12:59:58 <dark> how should I install happs on gentoo? I don't have both searchpath and happs
13:00:10 <dark> I have cabal though
13:01:40 <dark> I mean, I can't find searchpath at gentoo-haskell overlay
13:03:41 <dark> main = simpleHTTP nullConf {port=5000} , what is this {port=..} syntax?
13:08:29 <Entroacceptor> dark: that's the record syntax
13:08:46 <dark> it's an extension?
13:09:04 <dark> <interactive>:1:0: parse error on input `{'
13:11:06 <Entroacceptor> add a $ after simpleHTTP
13:15:11 <Entroacceptor> or, wait...
13:16:32 <Entroacceptor> you want the handlers
13:18:28 <Entroacceptor> main = simpleHTTP nullConf { port=5000 } $ ok $ toResponse "Hallo"
13:18:30 <Entroacceptor> works for me
13:18:52 <Entroacceptor> it's not an extension, it's the normal haskell record syntax
13:20:12 <Entroacceptor> (and btw., it's called Happstack now)
15:48:42 <stepcut> dark: sounds like you are trying to install happs, which has not been updated in years. Perhaps you want http://www.happstack.com/ ?
15:49:39 <dark> hmmm.. why don't someone update that, then?..
15:49:52 <dark> to redirect people to happstack
15:49:57 <dark> or is happstack a fork?
15:53:39 <stepcut> dunno. None of the happstack developers have access to the happs.org server. Not sure if anyone has tried to get the old happs developers to update it
15:57:41 <stepcut> happstack is not really a fork. The old developers ran out of steam, and so a new development team was put together and the name was changed to reflect a major change in the development model
16:11:36 <Entroacceptor> the last updates from 2008 could give a hint
16:17:58 <dark> but well, this channel is still #happs ...
16:19:57 <stepcut> yes
16:20:25 <stepcut> in theory we could start a #happstack channel, and then get the irc ops to forward #happs to #happstack.. but that is work :)
16:36:18 <dark> I want to generate data using a program, and present the data using another program. The data-presenting program would run forever, and the data-gathering program would run at impredictable intervals. I'm currently using a shell script to generate text-only files, and a small ruby web app to dispaly (using sinatra). I want this to scale. I was thinking about generating the data using a haskell program (to learn haskell, mainly, and because I think has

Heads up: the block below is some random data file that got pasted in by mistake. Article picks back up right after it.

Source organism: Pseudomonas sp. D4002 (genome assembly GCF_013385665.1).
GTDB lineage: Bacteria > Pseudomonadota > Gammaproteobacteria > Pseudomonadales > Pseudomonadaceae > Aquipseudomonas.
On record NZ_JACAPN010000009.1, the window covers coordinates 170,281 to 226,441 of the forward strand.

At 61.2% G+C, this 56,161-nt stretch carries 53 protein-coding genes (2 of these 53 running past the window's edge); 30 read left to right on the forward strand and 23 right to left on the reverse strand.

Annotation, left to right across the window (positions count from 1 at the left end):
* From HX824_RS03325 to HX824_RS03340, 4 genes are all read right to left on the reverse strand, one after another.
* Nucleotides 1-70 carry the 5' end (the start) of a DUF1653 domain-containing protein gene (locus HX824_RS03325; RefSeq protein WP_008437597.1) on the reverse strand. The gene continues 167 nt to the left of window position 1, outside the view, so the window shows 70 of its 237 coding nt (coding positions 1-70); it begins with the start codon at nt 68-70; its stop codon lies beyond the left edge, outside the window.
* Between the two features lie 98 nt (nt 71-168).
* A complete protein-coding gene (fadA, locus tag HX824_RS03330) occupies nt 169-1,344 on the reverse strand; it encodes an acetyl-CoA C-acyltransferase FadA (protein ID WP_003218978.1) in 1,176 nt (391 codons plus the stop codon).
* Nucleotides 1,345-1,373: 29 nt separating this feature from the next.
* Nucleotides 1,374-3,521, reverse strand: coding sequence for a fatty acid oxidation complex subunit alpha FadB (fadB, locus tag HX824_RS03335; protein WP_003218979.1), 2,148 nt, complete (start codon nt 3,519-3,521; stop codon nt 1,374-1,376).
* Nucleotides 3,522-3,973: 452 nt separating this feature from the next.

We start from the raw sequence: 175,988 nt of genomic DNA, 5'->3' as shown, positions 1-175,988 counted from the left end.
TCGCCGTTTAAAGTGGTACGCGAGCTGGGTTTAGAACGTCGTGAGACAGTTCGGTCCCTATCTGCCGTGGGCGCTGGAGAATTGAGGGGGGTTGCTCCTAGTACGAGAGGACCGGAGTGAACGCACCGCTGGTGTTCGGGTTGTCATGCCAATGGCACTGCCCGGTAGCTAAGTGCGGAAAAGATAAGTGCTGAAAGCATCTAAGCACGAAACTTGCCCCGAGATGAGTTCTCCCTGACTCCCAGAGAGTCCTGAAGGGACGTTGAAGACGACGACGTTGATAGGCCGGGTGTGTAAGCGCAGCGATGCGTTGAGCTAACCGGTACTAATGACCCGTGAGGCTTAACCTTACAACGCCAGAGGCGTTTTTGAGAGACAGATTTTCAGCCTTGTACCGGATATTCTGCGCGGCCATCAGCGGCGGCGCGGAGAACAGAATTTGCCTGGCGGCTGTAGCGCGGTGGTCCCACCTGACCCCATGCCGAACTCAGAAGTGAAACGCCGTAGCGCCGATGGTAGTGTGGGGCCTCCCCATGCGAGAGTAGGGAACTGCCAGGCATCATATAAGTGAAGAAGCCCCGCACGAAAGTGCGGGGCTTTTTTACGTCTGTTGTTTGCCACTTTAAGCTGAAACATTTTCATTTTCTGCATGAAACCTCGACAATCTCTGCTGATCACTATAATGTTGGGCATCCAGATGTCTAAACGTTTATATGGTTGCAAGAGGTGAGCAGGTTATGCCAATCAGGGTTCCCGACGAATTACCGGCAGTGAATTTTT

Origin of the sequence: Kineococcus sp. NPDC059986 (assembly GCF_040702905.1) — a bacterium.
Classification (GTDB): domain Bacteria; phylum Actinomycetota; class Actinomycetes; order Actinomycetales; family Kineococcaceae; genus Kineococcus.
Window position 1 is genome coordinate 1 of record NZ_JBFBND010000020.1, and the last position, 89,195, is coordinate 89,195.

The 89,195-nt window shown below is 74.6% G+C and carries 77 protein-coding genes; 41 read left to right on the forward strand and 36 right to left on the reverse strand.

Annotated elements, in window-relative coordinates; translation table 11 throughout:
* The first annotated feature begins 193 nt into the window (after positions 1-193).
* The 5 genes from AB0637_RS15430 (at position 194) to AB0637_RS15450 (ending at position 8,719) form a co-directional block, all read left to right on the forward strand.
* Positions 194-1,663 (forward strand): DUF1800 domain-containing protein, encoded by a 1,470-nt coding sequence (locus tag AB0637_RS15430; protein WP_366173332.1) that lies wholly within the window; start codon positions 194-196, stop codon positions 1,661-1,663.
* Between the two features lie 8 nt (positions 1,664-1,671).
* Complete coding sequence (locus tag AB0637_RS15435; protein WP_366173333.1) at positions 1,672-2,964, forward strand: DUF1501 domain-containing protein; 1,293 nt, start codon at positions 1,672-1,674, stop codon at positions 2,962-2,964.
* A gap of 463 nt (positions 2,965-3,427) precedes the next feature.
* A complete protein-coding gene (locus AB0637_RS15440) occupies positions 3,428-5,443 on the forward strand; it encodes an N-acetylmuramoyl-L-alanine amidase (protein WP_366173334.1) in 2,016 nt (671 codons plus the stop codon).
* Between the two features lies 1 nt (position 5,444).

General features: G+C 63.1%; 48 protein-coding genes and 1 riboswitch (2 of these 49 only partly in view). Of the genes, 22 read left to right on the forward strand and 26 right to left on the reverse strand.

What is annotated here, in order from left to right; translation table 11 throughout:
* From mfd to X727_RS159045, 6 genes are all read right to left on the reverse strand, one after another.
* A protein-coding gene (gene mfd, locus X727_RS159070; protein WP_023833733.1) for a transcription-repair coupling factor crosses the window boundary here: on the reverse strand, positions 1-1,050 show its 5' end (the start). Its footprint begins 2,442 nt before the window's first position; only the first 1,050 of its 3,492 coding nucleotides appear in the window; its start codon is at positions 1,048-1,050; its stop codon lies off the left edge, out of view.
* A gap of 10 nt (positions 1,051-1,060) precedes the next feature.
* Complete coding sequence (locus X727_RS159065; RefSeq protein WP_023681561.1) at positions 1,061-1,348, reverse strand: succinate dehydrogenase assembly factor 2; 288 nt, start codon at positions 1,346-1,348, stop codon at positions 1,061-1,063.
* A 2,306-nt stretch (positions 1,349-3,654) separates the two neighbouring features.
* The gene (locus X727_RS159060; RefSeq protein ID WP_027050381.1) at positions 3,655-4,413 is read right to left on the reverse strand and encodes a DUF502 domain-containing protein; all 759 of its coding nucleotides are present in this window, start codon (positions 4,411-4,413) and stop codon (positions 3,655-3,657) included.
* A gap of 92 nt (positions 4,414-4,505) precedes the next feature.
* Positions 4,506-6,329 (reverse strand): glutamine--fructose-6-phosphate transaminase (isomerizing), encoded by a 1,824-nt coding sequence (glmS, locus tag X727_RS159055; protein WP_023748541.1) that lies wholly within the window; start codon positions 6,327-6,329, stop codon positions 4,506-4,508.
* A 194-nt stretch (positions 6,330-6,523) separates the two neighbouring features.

16:36:18 <dark> kell matches). I decided to use a sql database as the "common format", because it lets one program to update while other is reading, without races
16:36:24 <dark> wow, too big
16:36:41 <dark> but anyway, if I wanted to make the server in haskell too, happstack seems the natural choice
16:37:05 <dark> it seems to discourage sql, for some reason
16:37:45 <dark> can someone discuss this / enlighten me? (I can see the no-sql approach working if the data is produced by the webserver itself)
16:37:53 <stepcut> well, there is nothing in happstack that makes it more difficult to use SQL than it would normally be
16:38:14 <dark> but what would be the "happstack" approach to this class of problems?
16:38:20 <dark> I am using text-only files because I search with grep
16:38:56 <dark> but there is a synchronization problem.. multi-file locking seems like a non-trivial thing to implement in a bare filesystem
16:39:22 <dark> (I avoid it by not implementing everything I thought..)
16:40:42 <stepcut> the files text-files get modified everytime the data-gatherer runs ?
16:40:55 <stepcut> oops
16:41:07 <stepcut> sorry, the text-only files get modified everytime the data-gatherer runs ?
16:42:26 <dark> potentially, yes. the files are re-read each time the page is displayed. (actually, to think about it, I don't avoid the race condition. It could happen, theoretically..)
16:43:10 <stepcut> how much data are you collecting total ?
16:43:12 <dark> like the producer is to change two files; it changes the first; then the data is inconsistent; then the page is displayed
16:43:24 <dark> much data
16:43:34 <stepcut> gigabytes ?
16:44:00 <dark> hmm.. no, but why is it relevant? would you propose something that would not scale to gigabytes?